Proc. SPIE. 8562, Infrared, Millimeter-Wave, and Terahertz Technologies II
KEYWORDS: Signal to noise ratio, Sensors, Superconductors, Interference (communication), Amplifiers, Field programmable gate arrays, Signal processing, Terahertz radiation, Signal generators, Signal detection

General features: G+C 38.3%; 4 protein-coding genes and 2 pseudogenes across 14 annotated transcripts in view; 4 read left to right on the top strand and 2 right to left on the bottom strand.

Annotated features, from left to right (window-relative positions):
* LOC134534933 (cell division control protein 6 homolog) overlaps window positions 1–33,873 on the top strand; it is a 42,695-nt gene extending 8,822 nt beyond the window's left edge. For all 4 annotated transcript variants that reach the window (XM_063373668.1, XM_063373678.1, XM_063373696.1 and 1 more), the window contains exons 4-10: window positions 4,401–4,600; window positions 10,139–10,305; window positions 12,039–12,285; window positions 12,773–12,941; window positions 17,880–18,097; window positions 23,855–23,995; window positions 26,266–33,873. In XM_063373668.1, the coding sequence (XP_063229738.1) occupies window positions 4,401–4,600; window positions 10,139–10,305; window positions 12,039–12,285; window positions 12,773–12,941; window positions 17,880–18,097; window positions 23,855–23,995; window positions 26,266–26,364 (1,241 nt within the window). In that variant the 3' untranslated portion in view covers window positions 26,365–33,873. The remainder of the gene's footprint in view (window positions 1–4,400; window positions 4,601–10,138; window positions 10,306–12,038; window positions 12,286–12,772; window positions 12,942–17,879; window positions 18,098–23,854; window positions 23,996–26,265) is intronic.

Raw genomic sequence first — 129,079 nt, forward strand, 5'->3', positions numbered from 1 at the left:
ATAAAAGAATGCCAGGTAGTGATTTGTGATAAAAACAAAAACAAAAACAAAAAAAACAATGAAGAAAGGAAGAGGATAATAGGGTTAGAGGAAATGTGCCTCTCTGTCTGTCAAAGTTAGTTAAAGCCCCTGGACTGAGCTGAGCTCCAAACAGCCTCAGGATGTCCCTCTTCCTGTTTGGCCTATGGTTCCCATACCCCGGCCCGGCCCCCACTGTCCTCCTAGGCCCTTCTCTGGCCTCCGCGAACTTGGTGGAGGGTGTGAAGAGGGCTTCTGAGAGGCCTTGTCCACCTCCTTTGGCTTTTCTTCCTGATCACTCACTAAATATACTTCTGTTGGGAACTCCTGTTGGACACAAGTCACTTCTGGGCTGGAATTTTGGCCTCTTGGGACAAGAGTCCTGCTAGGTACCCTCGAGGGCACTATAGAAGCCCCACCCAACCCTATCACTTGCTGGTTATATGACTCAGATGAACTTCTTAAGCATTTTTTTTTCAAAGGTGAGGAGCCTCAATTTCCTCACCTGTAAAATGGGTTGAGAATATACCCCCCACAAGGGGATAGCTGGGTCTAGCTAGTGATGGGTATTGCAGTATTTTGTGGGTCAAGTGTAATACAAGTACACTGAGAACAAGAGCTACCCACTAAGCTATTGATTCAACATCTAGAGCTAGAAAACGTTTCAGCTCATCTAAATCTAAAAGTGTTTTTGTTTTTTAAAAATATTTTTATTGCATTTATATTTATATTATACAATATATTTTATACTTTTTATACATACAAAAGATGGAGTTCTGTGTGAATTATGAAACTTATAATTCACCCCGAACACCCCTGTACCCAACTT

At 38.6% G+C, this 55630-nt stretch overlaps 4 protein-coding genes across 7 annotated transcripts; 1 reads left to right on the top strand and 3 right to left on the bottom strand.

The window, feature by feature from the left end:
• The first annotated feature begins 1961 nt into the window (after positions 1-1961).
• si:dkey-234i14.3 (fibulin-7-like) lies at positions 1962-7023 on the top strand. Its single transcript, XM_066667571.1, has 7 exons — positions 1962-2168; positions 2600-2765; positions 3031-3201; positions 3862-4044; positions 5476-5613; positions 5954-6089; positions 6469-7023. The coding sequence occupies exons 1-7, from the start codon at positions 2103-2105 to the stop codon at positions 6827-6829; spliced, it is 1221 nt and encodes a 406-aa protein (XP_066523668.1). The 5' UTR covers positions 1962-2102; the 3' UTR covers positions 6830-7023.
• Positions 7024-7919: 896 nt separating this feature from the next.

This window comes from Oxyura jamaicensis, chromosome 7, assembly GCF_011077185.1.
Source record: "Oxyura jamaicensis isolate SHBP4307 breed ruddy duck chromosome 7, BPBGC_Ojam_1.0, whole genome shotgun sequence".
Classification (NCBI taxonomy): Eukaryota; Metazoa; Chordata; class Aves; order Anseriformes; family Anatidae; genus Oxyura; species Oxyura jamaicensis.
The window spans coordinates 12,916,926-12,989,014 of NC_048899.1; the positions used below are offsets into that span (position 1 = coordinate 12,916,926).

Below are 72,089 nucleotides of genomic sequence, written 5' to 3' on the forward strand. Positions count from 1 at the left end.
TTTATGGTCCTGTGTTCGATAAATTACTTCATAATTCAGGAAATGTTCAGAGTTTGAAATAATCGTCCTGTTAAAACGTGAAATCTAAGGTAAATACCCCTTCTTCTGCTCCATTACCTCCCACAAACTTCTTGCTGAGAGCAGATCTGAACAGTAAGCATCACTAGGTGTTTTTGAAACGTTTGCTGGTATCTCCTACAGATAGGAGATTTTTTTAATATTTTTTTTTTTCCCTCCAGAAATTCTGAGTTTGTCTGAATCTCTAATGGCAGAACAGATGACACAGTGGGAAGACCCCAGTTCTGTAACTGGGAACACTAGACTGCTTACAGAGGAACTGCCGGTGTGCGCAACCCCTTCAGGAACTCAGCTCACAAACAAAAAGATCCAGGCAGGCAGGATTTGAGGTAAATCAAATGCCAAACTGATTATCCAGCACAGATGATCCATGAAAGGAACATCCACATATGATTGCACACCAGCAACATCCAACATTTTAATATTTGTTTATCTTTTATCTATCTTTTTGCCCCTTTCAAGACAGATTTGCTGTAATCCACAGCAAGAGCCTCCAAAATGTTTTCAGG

Terahertz Superconducting Imaging Array (TeSIA) is a project for the development of a large THz direct-detection array for mapping observations. The prototype of TeSIA is an 8×8 pixel direct-detection array operating at the 850 μm band, incorporating THz superconducting detectors such as kinetic inductance detectors (KIDs) and transition edge sensors (TES). KIDs have the advantage that only a broadband low noise cryogenic amplifier is needed at low temperature for the readout system, and hundreds of pixels could be readout simultaneously by the frequency-division multiplexing (FDM) technique. The readout system for a KIDs array is composed of several parts like excitation signal generating, intermediate frequency (IF) circuit, baseband signal acquisition and processing. Excitation signal is a kind of comb signal carrying various frequencies corresponding simply to resonant frequencies of the detectors. It is generated in baseband with a bandwidth covering all KIDs and up-converted to microwave frequency (about several gigahertz) to feed the detectors. With THz radiation, the forward transmission coefficient (S21) of all KIDs varies and the variation can be measured through the comb signal. Fast Fourier transform (FFT) with pipeline structure will be used to process the baseband excitation signal in real time. Consequently, the radiation intensity can be estimated by monitoring the signal amplitude and phase of the corresponding frequency channels. In this paper we will present mainly the design ofan electronic readout system for the 8×8 pixel array.